Chicago | Reuters — Chicago Mercantile Exchange hog futures closed sharply higher on Monday, with most months up the three-cent daily price limit as investors covered short positions after learning a pig virus has hit the U.S. hog herd harder than expected, traders said.
Friday’s U.S. Department of Agriculture hog report showed a bigger-than-expected decline in the U.S. hog herd as the porcine epidemic diarrhea virus (PEDv) cut supplies. [Related story]
“A fair number of people who were short going into the report where scrambling to get out of those positions,” said JBS Trading Co. president James Burns.
Fund buying contributed to back-month futures’ limit-up advances.
Uncertainty about cash hog prices and July futures’ premium to CME’s hog index at 126.08 limited that contract’s advances.
While packing plant closures during the U.S. July 4 holiday will reduce their need for hogs, a few processors are preparing for production next week.
Record-high pork values, as supermarkets wrap up meat purchases for the upcoming holiday, provided underlying support for the July contract.
Monday morning’s wholesale pork price was up $1.91 per hundredweight (cwt) from Friday to an all-time high of $134.90, according to USDA data.
July hogs closed up 1.75 cents per pound to 132.65. August and October ended up three cents at 132.825 and 113.9 cents, respectively.
Profit-taking pares early cattle gains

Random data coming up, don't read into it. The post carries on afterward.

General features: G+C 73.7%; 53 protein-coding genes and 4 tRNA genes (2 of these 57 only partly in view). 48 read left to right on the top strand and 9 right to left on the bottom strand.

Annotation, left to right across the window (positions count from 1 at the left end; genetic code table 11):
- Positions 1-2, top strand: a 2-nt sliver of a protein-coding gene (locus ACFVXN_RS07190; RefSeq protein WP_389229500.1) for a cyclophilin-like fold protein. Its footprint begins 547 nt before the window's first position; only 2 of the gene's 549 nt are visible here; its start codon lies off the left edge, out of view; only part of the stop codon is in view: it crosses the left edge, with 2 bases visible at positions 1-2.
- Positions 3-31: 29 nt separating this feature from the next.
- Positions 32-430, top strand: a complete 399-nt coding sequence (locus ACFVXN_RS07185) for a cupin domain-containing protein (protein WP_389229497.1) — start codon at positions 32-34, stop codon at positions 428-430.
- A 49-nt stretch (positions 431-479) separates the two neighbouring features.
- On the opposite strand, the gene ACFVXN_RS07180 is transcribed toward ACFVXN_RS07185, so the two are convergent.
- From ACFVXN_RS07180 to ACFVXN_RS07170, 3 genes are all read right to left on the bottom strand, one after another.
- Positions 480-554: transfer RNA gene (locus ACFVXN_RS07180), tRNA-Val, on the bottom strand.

CME live cattle ended lower on profit-taking that erased initial advances to a new high stirred by last week’s record-high prices for slaughter-ready, or cash, cattle, traders said.
Last Friday, cash cattle in the U.S. Plains moved at an all-time high of $155/cwt.
The market on Friday sent a red flag that it was about to top out, despite the positive cash news, said R.J. O’Brien floor manager Jim Brooks.
At first, CME live cattle on Monday drew more support from record-high beef prices.
USDA’s morning data showed wholesale price for choice beef climbed $1.01/cwt to $246.99, topping Friday’s record. Select beef was at $238.54, moving beyond Thursday’s $238.19 record.
Investors await this week’s cash cattle prices as packers buy animals for the first full week of production after the holiday.
Beef demand is expected to taper off soon as grocers evaluate how much product was purchased during the three-day holiday weekend.
June live cattle, which expired at noon CT, finished up 0.75 cent/lb. at 153 cents. August closed down 1.05 cents to 150.075 cents, and October 1.225 cents lower at 153.125.
CME feeder cattle ended lower pressured by profit-taking and live cattle market selling.
August closed down 1.55 cents/lb. to 212.775 cents, and September at 214 cents, 1.9 cents lower.
— Theopolis Waters reports on livestock futures markets for Reuters from Chicago.